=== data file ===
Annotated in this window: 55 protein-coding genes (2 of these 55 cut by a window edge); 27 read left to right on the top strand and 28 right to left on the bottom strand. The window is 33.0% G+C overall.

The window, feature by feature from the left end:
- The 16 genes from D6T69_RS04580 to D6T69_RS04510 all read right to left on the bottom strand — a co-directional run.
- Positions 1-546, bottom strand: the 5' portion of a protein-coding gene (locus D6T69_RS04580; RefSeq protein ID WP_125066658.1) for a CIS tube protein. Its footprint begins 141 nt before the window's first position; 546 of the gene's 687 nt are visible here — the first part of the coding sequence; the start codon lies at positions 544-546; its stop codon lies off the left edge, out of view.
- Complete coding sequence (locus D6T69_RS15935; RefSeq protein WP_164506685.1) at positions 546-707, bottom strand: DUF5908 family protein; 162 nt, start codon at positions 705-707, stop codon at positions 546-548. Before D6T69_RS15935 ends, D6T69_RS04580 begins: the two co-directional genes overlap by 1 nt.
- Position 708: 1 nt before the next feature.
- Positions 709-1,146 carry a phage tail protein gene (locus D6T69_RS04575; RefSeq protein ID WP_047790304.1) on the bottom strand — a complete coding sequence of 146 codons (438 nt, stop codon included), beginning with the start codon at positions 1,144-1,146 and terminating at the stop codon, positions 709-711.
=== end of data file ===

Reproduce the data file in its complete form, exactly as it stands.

Annotated in this window: 55 protein-coding genes (2 of these 55 cut by a window edge); 27 read left to right on the top strand and 28 right to left on the bottom strand. The window is 33.0% G+C overall.

The window, feature by feature from the left end:
- The 16 genes from D6T69_RS04580 to D6T69_RS04510 all read right to left on the bottom strand — a co-directional run.
- Positions 1-546, bottom strand: the 5' portion of a protein-coding gene (locus D6T69_RS04580; RefSeq protein ID WP_125066658.1) for a CIS tube protein. Its footprint begins 141 nt before the window's first position; 546 of the gene's 687 nt are visible here — the first part of the coding sequence; the start codon lies at positions 544-546; its stop codon lies off the left edge, out of view.
- Complete coding sequence (locus D6T69_RS15935; RefSeq protein WP_164506685.1) at positions 546-707, bottom strand: DUF5908 family protein; 162 nt, start codon at positions 705-707, stop codon at positions 546-548. Before D6T69_RS15935 ends, D6T69_RS04580 begins: the two co-directional genes overlap by 1 nt.
- Position 708: 1 nt before the next feature.
- Positions 709-1,146 carry a phage tail protein gene (locus D6T69_RS04575; RefSeq protein ID WP_047790304.1) on the bottom strand — a complete coding sequence of 146 codons (438 nt, stop codon included), beginning with the start codon at positions 1,144-1,146 and terminating at the stop codon, positions 709-711.